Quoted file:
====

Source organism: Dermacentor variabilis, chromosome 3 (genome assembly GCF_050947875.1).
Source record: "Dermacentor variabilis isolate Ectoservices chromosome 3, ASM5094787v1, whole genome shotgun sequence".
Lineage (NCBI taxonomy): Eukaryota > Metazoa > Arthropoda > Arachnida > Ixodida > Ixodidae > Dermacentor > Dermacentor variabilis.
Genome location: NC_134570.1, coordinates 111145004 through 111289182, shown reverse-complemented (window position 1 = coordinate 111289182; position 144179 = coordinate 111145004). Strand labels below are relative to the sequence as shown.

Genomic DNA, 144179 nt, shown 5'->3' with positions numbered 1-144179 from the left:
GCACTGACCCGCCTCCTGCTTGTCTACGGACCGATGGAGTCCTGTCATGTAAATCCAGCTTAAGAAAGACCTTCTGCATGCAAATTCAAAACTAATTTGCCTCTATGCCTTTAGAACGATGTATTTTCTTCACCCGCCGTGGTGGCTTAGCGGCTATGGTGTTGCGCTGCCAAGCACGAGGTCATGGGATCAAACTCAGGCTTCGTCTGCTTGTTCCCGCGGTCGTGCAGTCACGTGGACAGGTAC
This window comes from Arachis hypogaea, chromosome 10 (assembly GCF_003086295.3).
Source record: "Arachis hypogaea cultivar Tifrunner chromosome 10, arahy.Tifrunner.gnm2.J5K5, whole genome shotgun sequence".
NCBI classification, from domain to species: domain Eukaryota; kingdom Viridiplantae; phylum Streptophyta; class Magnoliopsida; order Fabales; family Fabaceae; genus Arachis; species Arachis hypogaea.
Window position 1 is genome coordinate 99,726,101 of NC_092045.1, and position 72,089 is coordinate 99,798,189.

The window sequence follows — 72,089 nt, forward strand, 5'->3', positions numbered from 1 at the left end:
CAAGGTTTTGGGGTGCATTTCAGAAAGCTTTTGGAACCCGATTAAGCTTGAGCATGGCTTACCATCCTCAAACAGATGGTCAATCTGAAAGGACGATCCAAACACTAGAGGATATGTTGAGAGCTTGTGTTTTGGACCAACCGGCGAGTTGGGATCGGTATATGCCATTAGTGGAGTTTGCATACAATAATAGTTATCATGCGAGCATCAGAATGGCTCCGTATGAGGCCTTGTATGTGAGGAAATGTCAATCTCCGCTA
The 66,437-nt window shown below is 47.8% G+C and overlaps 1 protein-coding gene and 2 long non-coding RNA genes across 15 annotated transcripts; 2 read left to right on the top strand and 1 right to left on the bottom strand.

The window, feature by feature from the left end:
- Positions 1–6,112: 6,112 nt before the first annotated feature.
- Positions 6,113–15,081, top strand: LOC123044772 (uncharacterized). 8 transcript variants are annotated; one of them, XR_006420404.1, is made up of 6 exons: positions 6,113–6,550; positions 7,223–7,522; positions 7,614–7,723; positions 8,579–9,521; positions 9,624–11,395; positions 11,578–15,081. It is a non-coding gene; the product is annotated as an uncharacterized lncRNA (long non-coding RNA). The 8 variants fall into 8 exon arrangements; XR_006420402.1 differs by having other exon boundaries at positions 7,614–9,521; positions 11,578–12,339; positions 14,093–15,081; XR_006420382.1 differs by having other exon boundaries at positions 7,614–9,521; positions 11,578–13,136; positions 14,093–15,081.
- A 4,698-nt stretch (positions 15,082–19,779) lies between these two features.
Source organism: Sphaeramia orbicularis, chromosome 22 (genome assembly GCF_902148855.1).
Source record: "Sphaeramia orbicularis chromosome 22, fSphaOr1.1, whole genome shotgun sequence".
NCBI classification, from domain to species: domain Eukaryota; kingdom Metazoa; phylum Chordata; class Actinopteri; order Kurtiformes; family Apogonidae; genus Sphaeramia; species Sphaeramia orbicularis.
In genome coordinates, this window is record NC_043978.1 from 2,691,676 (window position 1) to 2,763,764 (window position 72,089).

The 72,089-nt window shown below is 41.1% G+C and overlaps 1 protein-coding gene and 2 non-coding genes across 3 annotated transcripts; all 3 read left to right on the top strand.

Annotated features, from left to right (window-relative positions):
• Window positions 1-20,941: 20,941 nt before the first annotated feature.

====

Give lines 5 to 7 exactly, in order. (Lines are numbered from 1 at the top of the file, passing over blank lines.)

Genomic DNA, 144179 nt, shown 5'->3' with positions numbered 1-144179 from the left:
GCACTGACCCGCCTCCTGCTTGTCTACGGACCGATGGAGTCCTGTCATGTAAATCCAGCTTAAGAAAGACCTTCTGCATGCAAATTCAAAACTAATTTGCCTCTATGCCTTTAGAACGATGTATTTTCTTCACCCGCCGTGGTGGCTTAGCGGCTATGGTGTTGCGCTGCCAAGCACGAGGTCATGGGATCAAACTCAGGCTTCGTCTGCTTGTTCCCGCGGTCGTGCAGTCACGTGGACAGGTAC
This window comes from Arachis hypogaea, chromosome 10 (assembly GCF_003086295.3).